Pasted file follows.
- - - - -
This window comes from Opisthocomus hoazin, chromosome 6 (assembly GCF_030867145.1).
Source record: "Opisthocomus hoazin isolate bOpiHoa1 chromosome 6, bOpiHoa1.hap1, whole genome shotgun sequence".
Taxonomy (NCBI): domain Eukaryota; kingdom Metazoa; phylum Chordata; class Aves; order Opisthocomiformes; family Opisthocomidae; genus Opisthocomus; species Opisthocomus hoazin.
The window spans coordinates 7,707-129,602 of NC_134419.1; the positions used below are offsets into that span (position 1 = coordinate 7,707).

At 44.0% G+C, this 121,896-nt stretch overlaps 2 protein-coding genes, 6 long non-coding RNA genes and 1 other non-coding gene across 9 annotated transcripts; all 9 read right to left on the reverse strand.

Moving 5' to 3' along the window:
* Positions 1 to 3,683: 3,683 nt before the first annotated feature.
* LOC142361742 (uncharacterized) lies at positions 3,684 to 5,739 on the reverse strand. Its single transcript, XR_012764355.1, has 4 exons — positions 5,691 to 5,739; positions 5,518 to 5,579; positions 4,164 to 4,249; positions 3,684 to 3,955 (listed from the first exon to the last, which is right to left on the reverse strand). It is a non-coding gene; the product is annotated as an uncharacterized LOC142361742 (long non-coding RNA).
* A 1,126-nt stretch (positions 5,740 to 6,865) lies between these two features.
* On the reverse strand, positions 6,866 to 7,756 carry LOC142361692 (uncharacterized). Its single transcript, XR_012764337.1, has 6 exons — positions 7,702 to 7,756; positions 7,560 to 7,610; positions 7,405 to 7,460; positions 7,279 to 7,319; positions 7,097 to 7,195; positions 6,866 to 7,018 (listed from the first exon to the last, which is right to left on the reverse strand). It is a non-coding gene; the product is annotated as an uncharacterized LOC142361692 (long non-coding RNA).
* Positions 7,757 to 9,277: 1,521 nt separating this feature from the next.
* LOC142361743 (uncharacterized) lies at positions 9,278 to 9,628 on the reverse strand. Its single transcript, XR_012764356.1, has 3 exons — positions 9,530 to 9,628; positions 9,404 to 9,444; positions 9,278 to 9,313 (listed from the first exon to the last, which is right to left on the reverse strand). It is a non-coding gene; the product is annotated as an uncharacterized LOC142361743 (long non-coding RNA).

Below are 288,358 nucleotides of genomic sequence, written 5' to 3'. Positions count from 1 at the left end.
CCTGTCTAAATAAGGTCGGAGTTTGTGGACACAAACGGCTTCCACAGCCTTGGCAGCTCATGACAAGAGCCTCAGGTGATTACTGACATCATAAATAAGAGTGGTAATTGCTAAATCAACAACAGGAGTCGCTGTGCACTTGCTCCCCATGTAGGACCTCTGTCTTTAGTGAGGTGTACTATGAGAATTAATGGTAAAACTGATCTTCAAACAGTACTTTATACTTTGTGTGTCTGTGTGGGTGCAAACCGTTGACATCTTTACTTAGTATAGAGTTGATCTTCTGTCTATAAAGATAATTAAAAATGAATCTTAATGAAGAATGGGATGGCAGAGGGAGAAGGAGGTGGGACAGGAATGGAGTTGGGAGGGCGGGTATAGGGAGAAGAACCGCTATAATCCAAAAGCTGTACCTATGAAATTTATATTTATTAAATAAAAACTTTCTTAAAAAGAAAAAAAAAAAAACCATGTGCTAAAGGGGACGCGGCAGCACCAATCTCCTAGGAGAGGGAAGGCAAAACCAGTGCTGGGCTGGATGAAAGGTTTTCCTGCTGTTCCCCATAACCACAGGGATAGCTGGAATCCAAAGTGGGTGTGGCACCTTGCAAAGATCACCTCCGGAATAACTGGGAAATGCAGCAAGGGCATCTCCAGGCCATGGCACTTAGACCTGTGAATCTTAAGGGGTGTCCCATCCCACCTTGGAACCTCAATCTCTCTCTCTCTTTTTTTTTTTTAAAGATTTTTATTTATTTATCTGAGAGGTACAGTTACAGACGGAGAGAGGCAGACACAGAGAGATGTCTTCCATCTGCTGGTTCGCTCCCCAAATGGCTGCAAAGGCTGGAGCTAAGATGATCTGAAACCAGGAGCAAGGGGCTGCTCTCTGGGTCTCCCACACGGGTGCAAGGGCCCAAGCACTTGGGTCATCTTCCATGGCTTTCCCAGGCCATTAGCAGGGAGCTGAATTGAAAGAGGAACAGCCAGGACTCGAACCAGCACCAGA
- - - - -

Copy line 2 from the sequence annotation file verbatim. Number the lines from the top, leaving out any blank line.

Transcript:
Source record: "Opisthocomus hoazin isolate bOpiHoa1 chromosome 6, bOpiHoa1.hap1, whole genome shotgun sequence".